People disposing of garbage in the open will have to pay a fine of `10,000, the National Green Tribunal (NGT) announced on Monday.
Terming solid waste as a major pollutant affecting the city, the tribunal said civic authorities were under a “statutory” obligation to ensure that waste was “collected, transported and disposed” of in accordance with the Solid Waste Management Rules-2016. All major sources of municipal solid waste generation — including hotels, restaurants, slaughterhouses and vegetable markets — should be directed to segregate their waste before handing it over to the corporation, the bench headed by NGT chairperson justice Swatanter Kumar added.
“Any such body, person, hotel, resident, slaughterhouse or vegetable market that does not comply with the directions, or throws their waste in drains or public places, shall be liable to pay environmental compensation at the rate of `10,000 per default,” the tribunal said.
The erstwhile anti-littering law of 2009 provided for a paltry penalty ranging from `50 to `500.
In June, the state government asked municipal corporations to change the bylaws in tandem with the Union government’s Solid Waste Management Rules-2016. Following this, fresh provisions for imposing fines ranging from `500 to `5,000 for dumping garbage and littering in public spaces were introduced.
The tribunal noted that the national capital generates 9,600 metric tonnes of municipal solid waste every day, and no municipal body has prepared a “clear map” to deal with such huge quantities of garbage.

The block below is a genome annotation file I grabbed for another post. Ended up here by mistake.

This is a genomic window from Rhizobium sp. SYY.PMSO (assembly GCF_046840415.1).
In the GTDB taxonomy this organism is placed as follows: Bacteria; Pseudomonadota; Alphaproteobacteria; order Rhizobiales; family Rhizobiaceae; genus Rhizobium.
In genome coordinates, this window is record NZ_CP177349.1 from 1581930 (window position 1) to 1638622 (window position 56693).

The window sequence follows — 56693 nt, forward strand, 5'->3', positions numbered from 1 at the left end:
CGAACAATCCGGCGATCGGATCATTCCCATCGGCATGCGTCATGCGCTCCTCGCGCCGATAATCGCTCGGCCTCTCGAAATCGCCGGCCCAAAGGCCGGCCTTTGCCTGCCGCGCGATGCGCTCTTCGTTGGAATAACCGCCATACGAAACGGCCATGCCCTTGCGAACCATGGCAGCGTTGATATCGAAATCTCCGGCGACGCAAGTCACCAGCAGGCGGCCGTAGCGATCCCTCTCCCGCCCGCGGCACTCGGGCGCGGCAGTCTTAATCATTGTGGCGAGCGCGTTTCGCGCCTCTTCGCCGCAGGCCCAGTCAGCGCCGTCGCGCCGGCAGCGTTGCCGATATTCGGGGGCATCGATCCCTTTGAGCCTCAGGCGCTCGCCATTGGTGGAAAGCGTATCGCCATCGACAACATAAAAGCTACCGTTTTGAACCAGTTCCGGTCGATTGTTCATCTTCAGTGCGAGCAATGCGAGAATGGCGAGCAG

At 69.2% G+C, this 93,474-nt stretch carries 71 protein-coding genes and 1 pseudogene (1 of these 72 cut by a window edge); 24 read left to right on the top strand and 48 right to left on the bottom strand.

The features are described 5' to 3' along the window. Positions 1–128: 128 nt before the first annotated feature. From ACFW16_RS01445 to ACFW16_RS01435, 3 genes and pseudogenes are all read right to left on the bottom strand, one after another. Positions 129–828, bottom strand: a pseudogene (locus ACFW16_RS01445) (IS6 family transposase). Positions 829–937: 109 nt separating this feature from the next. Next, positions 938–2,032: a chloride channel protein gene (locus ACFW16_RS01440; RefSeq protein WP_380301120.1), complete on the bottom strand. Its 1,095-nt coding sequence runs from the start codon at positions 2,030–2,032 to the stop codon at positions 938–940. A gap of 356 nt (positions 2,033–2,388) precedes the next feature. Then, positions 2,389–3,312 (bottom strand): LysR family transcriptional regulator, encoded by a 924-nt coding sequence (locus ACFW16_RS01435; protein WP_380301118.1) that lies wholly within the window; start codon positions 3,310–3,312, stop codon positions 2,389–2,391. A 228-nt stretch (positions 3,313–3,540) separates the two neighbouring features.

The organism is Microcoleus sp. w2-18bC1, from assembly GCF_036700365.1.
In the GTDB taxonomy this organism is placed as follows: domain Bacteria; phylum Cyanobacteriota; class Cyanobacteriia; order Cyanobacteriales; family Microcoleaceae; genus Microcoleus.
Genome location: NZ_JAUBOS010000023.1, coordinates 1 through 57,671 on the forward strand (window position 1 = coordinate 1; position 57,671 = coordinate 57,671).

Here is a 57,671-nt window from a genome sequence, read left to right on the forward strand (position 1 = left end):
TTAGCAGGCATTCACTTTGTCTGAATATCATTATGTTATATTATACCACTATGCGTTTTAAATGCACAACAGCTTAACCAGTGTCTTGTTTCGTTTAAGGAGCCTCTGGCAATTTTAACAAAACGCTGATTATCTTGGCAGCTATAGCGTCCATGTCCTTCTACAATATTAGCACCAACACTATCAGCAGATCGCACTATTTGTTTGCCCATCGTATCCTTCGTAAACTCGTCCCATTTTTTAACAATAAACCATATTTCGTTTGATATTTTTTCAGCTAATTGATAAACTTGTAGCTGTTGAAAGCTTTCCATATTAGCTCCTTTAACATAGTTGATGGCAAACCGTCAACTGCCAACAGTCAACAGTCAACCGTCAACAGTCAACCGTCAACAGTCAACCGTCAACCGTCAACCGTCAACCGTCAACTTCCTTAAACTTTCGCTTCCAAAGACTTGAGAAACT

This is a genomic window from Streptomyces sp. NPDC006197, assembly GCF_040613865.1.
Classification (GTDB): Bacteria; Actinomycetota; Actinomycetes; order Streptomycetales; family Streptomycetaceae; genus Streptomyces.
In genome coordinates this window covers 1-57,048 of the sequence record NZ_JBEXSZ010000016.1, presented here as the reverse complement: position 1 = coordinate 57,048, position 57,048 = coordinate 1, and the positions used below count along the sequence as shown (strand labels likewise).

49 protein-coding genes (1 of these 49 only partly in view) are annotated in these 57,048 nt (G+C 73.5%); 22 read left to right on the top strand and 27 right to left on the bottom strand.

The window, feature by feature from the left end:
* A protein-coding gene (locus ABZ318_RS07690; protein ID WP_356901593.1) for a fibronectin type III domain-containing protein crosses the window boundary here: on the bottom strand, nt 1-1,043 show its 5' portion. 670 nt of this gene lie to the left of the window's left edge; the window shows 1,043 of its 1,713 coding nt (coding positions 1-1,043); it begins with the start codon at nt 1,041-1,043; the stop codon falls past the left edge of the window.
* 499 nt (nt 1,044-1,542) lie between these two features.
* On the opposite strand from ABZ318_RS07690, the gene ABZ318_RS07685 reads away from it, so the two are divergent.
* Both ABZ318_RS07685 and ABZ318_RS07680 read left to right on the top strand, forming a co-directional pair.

It then set a one-month deadline for the city’s three civic bodies to present schemes aimed at incentivising people who provide segregated waste at the source. “This can be done by way of rebates in property tax. On the other hand, those who do not provide segregated waste can be penalised,” it said.
The NGT said it was the duty of every citizen to ensure that waste was handled in a manner that prevents pollution and inconvenience to others. “The entire burden cannot be shifted onto the state and civic authorities,” it added.
The tribunal was hearing a petition relating to mismanagement of municipal solid waste in Delhi, and the terrible conditions at landfill sites nearby.
The civic bodies, for their part, are gearing up to implement the order. “The court’s direction came on December 2, and we are preparing an action plan for implementing the decision. This includes ensuring the seamless functioning of three solid waste management sites at Okhla, Ghazipur and Najafgarh. If they don’t fulfill their duties, the concessionaires will be penalised `5 lakh each in accordance with the court’s direction,” a senior official of the South Corporation said.